Thus the 21st century's depression-era version of Tupperware parties rolls on, hoovering up gold at an unspecified percentage of spot-market value. Add the forced sale of investment pieces by Indian and South-East Asian savers at the start of this year, and scrap flows may have totaled 1,000 tonnes between January and March. Unlike the 1980 top in the precious metals' bull market, however, this recent flood of metal looks to have exhausted itself very quickly according to refinery comments in Europe and Asian gold dealers. That spike – equivalent to some 40% of annual gold-mining output worldwide – means "that there is not going to be as much available in the next gold rally," says one industry insider, speaking to Mitsui's Refining Monitor. "Physical selling has declined," agrees a London dealer.
Besides, it wasn't scrap-metal flows which killed the previous bull market in gold and silver, anyway. For just as jewelry demand helps little in driving up prices, so net selling by jewelry consumers has struggled to out-weigh investment and speculative demand since the financial crisis began. Instead, and as John Hathaway at Tocqueville Asset Management notes, "More important than the price advance is the progression of investment thinking," with fully 24% of the GLD Gold ETF listed in New York now held by just 20 investment funds.
This "high concentration among a relatively small number of holders also suggests that exposure to gold in the investment world, and especially the public, remains low," Hathaway says. But most telling of all, we guess here at BullionVault, is the fact that this quiet move into gold by such clued-up investors as John Paulson, Blackrock Advisors and David Einhorn's Greenlight Capital comes into cash-gold positions, rather than leveraged speculation via the Gold Futures pit. Whatever you think of the exchange-traded funds and their trust-deed mediation of ownership rights, they're not buoying the gold price by dint of borrowed money or debt. Which in contrast, is precisely where the spark for gold's rapid retreat from $850 an ounce on 21st January 1980 took hold.
"Gold and silver prices yesterday fell back from new record highs," the Financial Times reported that Tuesday morning, "following moves in the US and Germany to dampen speculation."
Gold had leapt from $250 an ounce to above $800 in the previous 12 months. So the "gold and silver panic" couldn't much be ignored by the Comex or Frankfurt authorities. But unlike the Gold Coin hoarding of the early 1930s, this surge in gold's purchasing power was being driven by leveraged speculators. Shutting down the highly-geared trader would soon shut down the leveraged leaps in metal prices as well.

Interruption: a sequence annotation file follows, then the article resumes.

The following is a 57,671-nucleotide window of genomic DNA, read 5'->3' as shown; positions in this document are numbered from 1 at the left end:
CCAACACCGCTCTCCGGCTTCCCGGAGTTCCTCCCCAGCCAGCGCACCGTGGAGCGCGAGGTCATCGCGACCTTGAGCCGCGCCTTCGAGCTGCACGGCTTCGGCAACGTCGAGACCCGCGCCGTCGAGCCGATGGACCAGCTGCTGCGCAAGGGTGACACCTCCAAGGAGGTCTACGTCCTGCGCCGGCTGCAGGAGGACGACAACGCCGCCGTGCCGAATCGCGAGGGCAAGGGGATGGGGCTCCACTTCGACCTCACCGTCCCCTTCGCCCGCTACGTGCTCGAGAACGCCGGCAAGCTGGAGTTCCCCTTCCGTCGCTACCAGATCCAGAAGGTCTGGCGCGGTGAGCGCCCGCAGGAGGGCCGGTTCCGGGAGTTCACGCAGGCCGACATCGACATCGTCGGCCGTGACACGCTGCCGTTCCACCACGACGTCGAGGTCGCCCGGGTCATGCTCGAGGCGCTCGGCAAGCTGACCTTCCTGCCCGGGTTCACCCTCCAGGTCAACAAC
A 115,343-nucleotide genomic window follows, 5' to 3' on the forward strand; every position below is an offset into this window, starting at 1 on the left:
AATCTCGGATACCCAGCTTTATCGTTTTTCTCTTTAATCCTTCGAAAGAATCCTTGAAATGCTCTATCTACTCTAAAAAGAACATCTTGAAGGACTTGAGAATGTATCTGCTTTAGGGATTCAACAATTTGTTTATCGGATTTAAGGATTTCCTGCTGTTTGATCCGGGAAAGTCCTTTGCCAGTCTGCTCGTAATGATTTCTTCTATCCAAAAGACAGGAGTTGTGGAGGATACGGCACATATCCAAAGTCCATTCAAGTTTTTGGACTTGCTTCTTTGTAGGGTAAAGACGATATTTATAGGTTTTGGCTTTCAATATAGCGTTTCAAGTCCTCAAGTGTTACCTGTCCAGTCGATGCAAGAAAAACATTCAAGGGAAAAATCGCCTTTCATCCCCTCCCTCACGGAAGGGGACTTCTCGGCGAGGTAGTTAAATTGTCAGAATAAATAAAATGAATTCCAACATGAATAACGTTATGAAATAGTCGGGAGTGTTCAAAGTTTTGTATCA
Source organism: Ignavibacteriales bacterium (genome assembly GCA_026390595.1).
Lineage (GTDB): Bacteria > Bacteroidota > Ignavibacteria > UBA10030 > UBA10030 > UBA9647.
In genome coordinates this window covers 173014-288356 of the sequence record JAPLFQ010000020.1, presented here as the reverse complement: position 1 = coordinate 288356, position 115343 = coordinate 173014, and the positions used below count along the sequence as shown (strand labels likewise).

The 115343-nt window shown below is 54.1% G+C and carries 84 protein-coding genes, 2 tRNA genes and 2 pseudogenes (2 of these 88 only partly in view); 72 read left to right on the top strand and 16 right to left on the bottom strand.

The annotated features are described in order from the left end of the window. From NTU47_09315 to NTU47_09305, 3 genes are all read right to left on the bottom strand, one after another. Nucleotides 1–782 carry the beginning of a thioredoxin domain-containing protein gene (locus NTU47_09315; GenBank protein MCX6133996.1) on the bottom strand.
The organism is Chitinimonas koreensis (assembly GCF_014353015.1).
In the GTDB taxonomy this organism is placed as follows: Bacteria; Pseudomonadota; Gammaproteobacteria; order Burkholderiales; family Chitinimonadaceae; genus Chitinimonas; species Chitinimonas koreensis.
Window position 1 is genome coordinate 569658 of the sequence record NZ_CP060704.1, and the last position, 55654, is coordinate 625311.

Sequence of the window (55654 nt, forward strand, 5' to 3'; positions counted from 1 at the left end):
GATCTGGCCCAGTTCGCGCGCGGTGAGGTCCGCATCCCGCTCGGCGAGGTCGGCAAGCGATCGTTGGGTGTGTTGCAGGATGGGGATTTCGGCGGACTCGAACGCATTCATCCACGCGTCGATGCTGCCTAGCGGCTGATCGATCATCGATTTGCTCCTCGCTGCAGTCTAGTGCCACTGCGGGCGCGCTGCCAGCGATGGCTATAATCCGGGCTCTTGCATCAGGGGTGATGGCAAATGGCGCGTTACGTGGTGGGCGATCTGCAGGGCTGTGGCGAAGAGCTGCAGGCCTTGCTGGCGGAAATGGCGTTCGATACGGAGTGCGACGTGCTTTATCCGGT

"The New York Commodities Exchange halted all trading in silver except deals at liquidating existing positions," said the FT next day. "It also increased from $5,000 to $15,000 the cash margin per contract in gold. A year ago it $750." (Today it stands shy of $4,000 despite nominal prices trading 10% higher than that Jan. 1980 peak.)
"In West Germany, from February 1," the Financial Times added, "trading positions in gold and precious metals will be included in the rules applied to German banks limiting their exposure to foreign currency risk. The deutsche mark value [across gold and FX, and including leverage] must now not exceed 30 per cent of shareholders' funds."
How quaint the world was three decades ago! Can you imagine? At the top of the last bull market in gold, leverage was capped at one-third of shareholder funds, rather than the 30-to-1 leverage applied by Lehman Bros. to its "investment" book just before it exploded...
With speculators forced to re-value or quit their positions on Jan. 21st 1980 – not least after the 52% jump in Gold Prices since New Year's – the heat quickly fled from the market. The Hunt brothers' failed corner of the silver market only sped up the rush for the exits. It then became a stampede as the Federal Reserve finally set about defending the Dollar with double-digit interest returning above-inflation rates to cash.
By the end of Feb. 1980, the Gold Price was back to $630, fast heading for $400 by summer the next year. Real US interest rates were then paying some 10% after inflation. Who needed gold or silver, whether on leverage or cash?
Who doesn't need a little today?